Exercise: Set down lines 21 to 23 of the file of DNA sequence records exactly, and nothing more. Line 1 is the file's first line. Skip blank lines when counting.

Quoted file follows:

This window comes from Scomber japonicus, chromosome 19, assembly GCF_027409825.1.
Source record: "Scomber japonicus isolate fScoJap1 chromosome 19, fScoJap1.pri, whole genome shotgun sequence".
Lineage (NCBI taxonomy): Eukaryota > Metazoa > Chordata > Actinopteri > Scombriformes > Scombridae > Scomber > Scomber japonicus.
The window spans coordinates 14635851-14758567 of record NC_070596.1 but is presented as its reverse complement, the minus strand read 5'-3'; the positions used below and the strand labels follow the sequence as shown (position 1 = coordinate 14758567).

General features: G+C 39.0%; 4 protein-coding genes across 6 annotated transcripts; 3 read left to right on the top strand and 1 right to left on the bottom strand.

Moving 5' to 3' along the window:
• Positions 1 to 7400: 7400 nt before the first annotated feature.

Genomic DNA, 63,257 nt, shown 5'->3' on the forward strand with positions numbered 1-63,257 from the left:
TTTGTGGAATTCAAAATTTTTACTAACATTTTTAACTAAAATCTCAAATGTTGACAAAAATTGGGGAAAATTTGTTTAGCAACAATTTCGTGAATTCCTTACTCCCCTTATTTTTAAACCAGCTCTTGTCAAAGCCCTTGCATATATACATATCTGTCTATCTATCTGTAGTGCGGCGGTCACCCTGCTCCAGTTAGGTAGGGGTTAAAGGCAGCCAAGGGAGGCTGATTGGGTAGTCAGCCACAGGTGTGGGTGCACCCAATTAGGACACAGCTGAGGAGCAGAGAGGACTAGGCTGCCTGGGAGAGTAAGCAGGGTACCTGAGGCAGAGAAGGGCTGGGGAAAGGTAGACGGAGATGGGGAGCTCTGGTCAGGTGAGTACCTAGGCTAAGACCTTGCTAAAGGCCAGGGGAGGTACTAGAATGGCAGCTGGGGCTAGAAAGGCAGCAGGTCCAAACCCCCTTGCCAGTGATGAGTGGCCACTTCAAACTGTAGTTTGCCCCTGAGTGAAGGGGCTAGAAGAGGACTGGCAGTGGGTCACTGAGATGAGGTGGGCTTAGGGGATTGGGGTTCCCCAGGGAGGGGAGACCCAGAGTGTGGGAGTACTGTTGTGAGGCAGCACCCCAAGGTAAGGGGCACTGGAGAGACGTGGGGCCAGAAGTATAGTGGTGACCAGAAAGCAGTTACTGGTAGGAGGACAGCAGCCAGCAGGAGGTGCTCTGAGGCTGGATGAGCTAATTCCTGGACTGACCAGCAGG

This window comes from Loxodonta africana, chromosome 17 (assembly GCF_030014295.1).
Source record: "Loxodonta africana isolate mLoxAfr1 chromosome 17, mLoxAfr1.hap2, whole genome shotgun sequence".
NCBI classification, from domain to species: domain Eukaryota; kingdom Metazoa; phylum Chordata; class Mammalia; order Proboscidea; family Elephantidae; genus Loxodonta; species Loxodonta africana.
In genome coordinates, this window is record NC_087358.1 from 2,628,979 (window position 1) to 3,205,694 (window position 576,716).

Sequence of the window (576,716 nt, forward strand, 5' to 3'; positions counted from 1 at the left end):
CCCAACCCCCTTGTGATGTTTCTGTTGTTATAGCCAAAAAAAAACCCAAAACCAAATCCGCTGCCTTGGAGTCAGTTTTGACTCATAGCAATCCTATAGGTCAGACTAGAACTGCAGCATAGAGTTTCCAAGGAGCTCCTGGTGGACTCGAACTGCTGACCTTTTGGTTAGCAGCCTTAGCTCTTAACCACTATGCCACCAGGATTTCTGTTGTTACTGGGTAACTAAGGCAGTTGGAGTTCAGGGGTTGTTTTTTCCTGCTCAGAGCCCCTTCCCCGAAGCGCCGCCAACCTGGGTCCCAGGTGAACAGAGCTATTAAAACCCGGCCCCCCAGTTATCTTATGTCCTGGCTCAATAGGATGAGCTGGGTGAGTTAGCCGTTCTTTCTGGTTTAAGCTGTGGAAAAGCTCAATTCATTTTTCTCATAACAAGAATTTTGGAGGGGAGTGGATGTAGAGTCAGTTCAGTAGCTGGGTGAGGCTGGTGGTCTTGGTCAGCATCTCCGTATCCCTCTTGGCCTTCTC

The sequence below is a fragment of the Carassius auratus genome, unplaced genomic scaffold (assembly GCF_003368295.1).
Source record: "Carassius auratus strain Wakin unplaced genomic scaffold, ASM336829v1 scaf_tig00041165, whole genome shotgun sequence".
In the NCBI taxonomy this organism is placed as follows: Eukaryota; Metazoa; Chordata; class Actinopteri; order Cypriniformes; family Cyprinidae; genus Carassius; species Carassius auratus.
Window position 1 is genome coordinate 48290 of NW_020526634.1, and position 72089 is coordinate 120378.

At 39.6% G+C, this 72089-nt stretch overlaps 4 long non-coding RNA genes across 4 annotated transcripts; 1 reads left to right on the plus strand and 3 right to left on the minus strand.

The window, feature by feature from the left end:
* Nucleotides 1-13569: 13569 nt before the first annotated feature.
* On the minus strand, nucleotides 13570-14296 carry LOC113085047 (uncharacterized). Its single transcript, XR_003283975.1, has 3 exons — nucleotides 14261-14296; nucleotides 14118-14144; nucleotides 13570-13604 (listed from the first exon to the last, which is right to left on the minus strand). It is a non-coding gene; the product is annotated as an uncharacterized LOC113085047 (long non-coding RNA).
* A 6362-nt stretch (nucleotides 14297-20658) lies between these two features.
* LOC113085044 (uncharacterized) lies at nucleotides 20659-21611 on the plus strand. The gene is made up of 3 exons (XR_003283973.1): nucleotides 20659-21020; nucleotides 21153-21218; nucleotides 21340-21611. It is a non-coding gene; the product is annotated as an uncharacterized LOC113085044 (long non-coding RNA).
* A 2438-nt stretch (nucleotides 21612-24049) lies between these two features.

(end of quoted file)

The window, feature by feature from the left end:
* Nucleotides 1-13569: 13569 nt before the first annotated feature.
* On the minus strand, nucleotides 13570-14296 carry LOC113085047 (uncharacterized). Its single transcript, XR_003283975.1, has 3 exons — nucleotides 14261-14296; nucleotides 14118-14144; nucleotides 13570-13604 (listed from the first exon to the last, which is right to left on the minus strand). It is a non-coding gene; the product is annotated as an uncharacterized LOC113085047 (long non-coding RNA).